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ENVIRONMENT: Southern Ocean Nears CO2 Saturation Point

Stephen Leahy

BROOKLIN, Canada, May 17 2007 (IPS) - Climate change has arrested the Southern Ocean’s ability to absorb greenhouse gases from the atmosphere, researchers announced Thursday.

That will make it more difficult to stabilise carbon dioxide (CO2) levels in the atmosphere and to reduce the risks of extreme forms of global warming.

The Southern Ocean has been absorbing less CO2 from the atmosphere since 1981, even though levels have increased 40 percent due to burning of fossil fuels. Oceans absorb half of all human carbon emissions, but the Southern Ocean is taking up less and less and is reaching its saturation point, reported an international research team in the journal Science.

This is the first evidence of the long-feared positive feedbacks that could rapidly accelerate the rate of climate change, pushing impacts to the extreme end of the scale.

“This is serious. All climate models predict that this kind of feedback will continue and intensify during this century,” said Corinne Le Quere of Britain’s University of East Anglia and the paper’s lead author.

“With the Southern Ocean reaching its saturation point, more CO2 will stay in our atmosphere,” Le Quere said in a statement.

This new research is not reflected in the recent reports from the Intergovernmental Panel on Climate Change (IPCC).

“This finding could make a significant difference in some of the IPCC projections,” said co-author Thomas Conway of the Global Monitoring Division of the U.S. National Oceanic and Atmospheric Administration (NOAA) in Boulder, Colorado.

“If this study holds up, it means the rate of increase CO2 in the atmosphere will be faster,” Conway told IPS.

The four-year study looked at data from 51 carbon dioxide monitoring stations around the world to tease apart how the Southern Ocean was responding to the increased levels of atmospheric CO2. The Southern Ocean, the fourth largest of the world’s five oceans, was thought to absorb 15 percent of all human emissions, but in fact has absorbed less and less each decade since 1981.

Oceans ought to be able to absorb CO2 for hundreds of years into the future before becoming saturated. “This was something that should not be happening,” Conway said.

So why does it appear to be happening now in the Southern Ocean? The answer is wind.

Since 1958, there has been a documented increase in windiness in the southern hemisphere – the unexpected product of the depletion of the ozone layer and global warming.

“The ozone hole has led to a strong cooling of the Antarctic stratosphere,” Le Quere told IPS.

Emissions of chemicals such as chlorofluorocarbons (CFCs), along with other chlorine- and bromine-containing compounds, have depleted stratospheric ozone levels, resulting in a massive thinning or “ozone hole” over the Antarctic. That in turn produces a cooling 20 to 40 kilometres above the icy surface of the continent, resulting in a strengthening of stratospheric winds.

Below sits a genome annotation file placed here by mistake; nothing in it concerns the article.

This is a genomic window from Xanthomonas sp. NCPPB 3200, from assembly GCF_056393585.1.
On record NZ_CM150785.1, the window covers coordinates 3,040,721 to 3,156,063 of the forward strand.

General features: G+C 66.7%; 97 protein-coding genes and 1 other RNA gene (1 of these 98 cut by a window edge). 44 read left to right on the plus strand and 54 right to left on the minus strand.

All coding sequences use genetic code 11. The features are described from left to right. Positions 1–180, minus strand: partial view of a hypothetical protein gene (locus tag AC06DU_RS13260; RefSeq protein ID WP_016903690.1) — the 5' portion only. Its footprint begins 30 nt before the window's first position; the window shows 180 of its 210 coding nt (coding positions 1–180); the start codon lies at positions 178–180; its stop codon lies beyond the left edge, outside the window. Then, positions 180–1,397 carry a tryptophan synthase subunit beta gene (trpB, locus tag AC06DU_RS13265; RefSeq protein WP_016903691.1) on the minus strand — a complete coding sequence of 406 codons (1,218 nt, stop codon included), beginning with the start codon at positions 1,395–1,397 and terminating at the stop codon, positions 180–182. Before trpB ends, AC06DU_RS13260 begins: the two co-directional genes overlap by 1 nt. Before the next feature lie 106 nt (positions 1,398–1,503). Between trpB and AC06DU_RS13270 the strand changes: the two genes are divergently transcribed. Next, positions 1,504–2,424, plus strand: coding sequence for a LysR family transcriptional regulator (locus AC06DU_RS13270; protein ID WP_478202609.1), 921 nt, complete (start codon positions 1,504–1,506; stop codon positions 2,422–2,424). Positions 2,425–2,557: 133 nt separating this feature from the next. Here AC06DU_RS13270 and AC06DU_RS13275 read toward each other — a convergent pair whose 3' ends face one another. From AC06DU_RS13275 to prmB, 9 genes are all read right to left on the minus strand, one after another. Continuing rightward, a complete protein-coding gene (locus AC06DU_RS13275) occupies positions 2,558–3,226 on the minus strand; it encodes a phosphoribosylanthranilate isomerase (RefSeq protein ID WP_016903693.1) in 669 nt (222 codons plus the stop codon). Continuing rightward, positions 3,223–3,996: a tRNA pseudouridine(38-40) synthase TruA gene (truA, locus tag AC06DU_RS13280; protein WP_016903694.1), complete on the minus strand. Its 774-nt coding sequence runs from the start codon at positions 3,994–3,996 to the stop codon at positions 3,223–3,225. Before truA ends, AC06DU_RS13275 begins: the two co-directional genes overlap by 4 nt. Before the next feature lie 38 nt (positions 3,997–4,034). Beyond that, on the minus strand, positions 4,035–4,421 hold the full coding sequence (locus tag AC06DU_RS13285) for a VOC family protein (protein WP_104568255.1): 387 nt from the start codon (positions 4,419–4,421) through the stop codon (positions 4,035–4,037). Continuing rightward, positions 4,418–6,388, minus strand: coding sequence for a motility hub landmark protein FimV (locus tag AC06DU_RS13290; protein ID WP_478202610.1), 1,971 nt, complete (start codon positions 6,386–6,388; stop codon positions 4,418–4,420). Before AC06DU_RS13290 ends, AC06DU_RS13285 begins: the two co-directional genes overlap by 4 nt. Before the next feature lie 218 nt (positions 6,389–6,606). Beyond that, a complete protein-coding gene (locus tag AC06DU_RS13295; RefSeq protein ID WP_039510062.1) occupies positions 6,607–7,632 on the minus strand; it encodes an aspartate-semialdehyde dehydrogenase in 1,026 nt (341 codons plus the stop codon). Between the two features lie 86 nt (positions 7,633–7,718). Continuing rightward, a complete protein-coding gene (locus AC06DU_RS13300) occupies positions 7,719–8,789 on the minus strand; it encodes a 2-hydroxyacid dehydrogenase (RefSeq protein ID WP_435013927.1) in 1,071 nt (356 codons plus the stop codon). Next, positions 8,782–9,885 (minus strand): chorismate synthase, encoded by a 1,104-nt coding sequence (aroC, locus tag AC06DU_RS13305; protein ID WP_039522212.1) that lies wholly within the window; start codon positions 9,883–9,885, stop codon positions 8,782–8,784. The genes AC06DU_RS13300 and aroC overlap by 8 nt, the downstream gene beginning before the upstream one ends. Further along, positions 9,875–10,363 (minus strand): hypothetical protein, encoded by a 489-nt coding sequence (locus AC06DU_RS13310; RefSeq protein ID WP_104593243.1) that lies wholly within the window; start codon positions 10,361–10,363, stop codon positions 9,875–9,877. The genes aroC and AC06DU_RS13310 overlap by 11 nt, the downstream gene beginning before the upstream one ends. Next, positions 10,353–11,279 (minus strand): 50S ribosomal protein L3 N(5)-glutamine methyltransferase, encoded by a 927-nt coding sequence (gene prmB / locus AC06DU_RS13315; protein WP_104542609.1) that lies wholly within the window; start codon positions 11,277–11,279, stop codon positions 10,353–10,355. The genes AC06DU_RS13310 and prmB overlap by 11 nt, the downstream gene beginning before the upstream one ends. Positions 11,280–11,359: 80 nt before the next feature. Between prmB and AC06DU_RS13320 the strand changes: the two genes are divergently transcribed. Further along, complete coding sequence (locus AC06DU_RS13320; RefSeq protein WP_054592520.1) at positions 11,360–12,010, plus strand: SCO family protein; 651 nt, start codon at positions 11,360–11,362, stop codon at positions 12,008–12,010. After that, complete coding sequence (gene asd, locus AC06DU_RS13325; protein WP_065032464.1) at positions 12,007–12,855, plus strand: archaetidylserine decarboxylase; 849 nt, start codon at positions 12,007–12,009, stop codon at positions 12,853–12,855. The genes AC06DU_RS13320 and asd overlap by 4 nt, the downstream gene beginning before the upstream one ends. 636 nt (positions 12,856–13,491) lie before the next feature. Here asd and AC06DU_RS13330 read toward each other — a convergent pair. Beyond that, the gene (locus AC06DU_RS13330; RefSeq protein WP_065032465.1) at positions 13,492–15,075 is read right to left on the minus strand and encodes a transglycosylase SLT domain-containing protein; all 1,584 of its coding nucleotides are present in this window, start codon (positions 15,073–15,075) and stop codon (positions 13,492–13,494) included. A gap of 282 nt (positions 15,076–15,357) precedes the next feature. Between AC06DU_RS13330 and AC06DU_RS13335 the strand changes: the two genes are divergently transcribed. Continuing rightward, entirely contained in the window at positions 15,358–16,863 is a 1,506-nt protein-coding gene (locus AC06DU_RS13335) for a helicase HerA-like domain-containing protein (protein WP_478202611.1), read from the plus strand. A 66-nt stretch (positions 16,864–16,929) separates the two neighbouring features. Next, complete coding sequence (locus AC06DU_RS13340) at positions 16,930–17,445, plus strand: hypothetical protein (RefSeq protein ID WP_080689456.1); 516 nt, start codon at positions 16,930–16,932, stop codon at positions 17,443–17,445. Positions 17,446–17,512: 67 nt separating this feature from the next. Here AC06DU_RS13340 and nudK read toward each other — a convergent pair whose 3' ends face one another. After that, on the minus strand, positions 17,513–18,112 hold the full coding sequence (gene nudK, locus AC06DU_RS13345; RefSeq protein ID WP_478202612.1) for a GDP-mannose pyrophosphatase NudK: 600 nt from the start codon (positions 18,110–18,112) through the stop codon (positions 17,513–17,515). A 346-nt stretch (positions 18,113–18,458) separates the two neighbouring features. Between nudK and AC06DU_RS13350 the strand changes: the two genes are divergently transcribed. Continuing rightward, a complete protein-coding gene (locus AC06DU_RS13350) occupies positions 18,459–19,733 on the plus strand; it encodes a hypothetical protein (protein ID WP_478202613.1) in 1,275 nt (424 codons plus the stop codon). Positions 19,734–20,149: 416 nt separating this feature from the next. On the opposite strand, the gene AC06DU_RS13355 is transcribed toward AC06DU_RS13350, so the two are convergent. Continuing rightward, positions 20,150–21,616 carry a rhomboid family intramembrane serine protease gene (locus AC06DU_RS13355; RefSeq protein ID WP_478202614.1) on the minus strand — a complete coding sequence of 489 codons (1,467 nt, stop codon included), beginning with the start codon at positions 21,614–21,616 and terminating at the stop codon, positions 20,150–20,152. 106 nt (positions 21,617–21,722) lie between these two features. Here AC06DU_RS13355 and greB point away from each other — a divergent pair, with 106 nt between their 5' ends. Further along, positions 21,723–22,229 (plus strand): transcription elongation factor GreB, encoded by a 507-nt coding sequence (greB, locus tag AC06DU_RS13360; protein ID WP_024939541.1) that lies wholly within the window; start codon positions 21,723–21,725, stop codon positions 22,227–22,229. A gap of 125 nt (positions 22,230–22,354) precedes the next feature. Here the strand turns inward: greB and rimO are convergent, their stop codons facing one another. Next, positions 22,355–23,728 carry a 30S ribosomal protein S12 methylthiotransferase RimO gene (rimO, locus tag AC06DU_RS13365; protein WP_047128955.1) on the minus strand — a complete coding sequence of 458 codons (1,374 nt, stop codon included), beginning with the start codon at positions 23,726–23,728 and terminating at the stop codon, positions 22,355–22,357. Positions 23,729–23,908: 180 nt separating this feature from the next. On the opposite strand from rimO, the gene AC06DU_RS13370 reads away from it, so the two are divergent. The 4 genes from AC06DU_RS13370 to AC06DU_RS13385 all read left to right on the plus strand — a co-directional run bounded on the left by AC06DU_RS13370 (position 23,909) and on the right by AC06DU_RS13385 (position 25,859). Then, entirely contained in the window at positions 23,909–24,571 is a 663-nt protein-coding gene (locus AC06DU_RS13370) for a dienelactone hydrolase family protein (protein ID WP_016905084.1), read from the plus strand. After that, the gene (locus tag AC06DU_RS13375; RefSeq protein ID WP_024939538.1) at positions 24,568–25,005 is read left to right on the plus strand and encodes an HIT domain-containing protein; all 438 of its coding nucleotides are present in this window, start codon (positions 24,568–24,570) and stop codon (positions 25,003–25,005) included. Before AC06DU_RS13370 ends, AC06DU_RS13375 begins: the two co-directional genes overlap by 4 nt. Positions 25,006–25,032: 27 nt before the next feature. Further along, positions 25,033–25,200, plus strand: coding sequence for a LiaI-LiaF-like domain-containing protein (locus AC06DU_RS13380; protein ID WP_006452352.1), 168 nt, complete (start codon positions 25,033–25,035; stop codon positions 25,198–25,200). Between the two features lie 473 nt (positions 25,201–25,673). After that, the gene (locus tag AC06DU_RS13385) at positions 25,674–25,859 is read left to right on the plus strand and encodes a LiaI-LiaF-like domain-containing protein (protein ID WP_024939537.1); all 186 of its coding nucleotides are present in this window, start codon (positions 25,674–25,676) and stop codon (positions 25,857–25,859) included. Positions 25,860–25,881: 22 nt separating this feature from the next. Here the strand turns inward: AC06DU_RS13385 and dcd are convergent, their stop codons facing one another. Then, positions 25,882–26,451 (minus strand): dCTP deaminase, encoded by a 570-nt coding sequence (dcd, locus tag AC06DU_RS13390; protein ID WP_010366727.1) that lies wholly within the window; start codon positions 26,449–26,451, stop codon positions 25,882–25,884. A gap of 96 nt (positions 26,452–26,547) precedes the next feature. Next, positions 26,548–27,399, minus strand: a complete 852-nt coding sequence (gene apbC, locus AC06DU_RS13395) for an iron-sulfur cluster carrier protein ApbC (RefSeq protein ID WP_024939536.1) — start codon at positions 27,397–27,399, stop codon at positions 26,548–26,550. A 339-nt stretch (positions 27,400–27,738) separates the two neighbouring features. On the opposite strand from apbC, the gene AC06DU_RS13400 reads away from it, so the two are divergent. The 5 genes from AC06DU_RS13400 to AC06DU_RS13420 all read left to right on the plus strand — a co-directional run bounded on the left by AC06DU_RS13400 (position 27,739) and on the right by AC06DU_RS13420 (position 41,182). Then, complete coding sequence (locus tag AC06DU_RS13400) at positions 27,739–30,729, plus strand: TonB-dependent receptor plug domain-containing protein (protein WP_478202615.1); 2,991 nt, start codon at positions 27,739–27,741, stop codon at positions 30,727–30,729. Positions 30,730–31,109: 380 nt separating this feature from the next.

And that has strengthened westerly winds down to the surface, Le Quere said.

“Greenhouse gases have also changed the temperature structure of the atmosphere, and climate models show that these changes also strengthen the westerly winds over the Southern Ocean,” she noted.

Oceans absorb CO2 at the surface and transport it downwards, eventually storing the gas in the deep ocean. However, the increased winds are churning the Southern Ocean and bringing up the stored CO2 from the deeps up to the surface. As the surface becomes more saturated with CO2, it absorbs less and less from the atmosphere.

Because the Southern Ocean had been absorbing 15 percent of all human emissions, if the reduction continues to accelerate, it could lead to a further increase in atmospheric CO2 by a few tens of parts per million, making stabilisation targets more difficult to reach, Le Quere said.

Current carbon dioxide levels are 383 parts per million (ppm) and climbing at roughly two ppm per year. The IPCC, the European Union and other organisations have said CO2 levels need to be stabilised at 450 ppm to minimise extreme impacts and risks of positive feedbacks. Such feedbacks are the planet’s response to higher CO2 levels and the IPCC has concluded that they will likely be positive – meaning they will enhance the warming.

“The possibility that in a warmer world, the Southern Ocean – the strongest ocean sink – is weakening is a cause for concern,” said Chris Rapley, director of the British Antarctic Survey, in statement.

A secondary, but not unimportant aspect of this change in the Southern Ocean is that the surface is becoming more acidic more quickly, because when CO2 combines with seawater, it forms an acid. While this acidification has been documented in all oceans, scientists believed it would not affect marine life until after 2050. But with this latest finding, the impacts could come much sooner in the Southern Ocean.

Other oceans may also be reacting in a similar way and absorbing less CO2, says Le Quere, noting that there is evidence to that effect in the North Atlantic. This means that the climate models the IPCC uses are overestimating how much carbon the oceans are absorbing and underestimating the rate at which CO2 will rise in future.

“We are depending on carbon sinks like the oceans to absorb a huge amount of our emissions,” she said. “This means there is more urgency than ever to reduce our emissions.”

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